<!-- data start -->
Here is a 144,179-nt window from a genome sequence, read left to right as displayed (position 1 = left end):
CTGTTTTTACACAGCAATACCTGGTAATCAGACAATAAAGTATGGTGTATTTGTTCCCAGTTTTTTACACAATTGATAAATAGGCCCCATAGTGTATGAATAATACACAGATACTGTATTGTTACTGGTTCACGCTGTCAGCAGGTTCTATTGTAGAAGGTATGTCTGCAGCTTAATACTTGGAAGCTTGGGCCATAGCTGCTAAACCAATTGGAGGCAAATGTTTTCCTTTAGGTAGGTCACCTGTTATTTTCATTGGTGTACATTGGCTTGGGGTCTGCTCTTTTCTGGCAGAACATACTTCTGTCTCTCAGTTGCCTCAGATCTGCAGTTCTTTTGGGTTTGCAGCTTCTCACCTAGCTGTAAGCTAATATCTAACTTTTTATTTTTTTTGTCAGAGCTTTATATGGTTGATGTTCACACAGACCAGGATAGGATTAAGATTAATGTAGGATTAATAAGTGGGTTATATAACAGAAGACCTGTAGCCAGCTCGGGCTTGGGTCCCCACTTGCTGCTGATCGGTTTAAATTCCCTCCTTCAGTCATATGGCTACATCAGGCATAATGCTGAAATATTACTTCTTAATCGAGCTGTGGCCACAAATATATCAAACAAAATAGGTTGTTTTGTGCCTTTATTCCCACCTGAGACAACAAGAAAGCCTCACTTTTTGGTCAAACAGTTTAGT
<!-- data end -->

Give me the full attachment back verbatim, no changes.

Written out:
Here is a 144,179-nt window from a genome sequence, read left to right as displayed (position 1 = left end):
CTGTTTTTACACAGCAATACCTGGTAATCAGACAATAAAGTATGGTGTATTTGTTCCCAGTTTTTTACACAATTGATAAATAGGCCCCATAGTGTATGAATAATACACAGATACTGTATTGTTACTGGTTCACGCTGTCAGCAGGTTCTATTGTAGAAGGTATGTCTGCAGCTTAATACTTGGAAGCTTGGGCCATAGCTGCTAAACCAATTGGAGGCAAATGTTTTCCTTTAGGTAGGTCACCTGTTATTTTCATTGGTGTACATTGGCTTGGGGTCTGCTCTTTTCTGGCAGAACATACTTCTGTCTCTCAGTTGCCTCAGATCTGCAGTTCTTTTGGGTTTGCAGCTTCTCACCTAGCTGTAAGCTAATATCTAACTTTTTATTTTTTTTGTCAGAGCTTTATATGGTTGATGTTCACACAGACCAGGATAGGATTAAGATTAATGTAGGATTAATAAGTGGGTTATATAACAGAAGACCTGTAGCCAGCTCGGGCTTGGGTCCCCACTTGCTGCTGATCGGTTTAAATTCCCTCCTTCAGTCATATGGCTACATCAGGCATAATGCTGAAATATTACTTCTTAATCGAGCTGTGGCCACAAATATATCAAACAAAATAGGTTGTTTTGTGCCTTTATTCCCACCTGAGACAACAAGAAAGCCTCACTTTTTGGTCAAACAGTTTAGT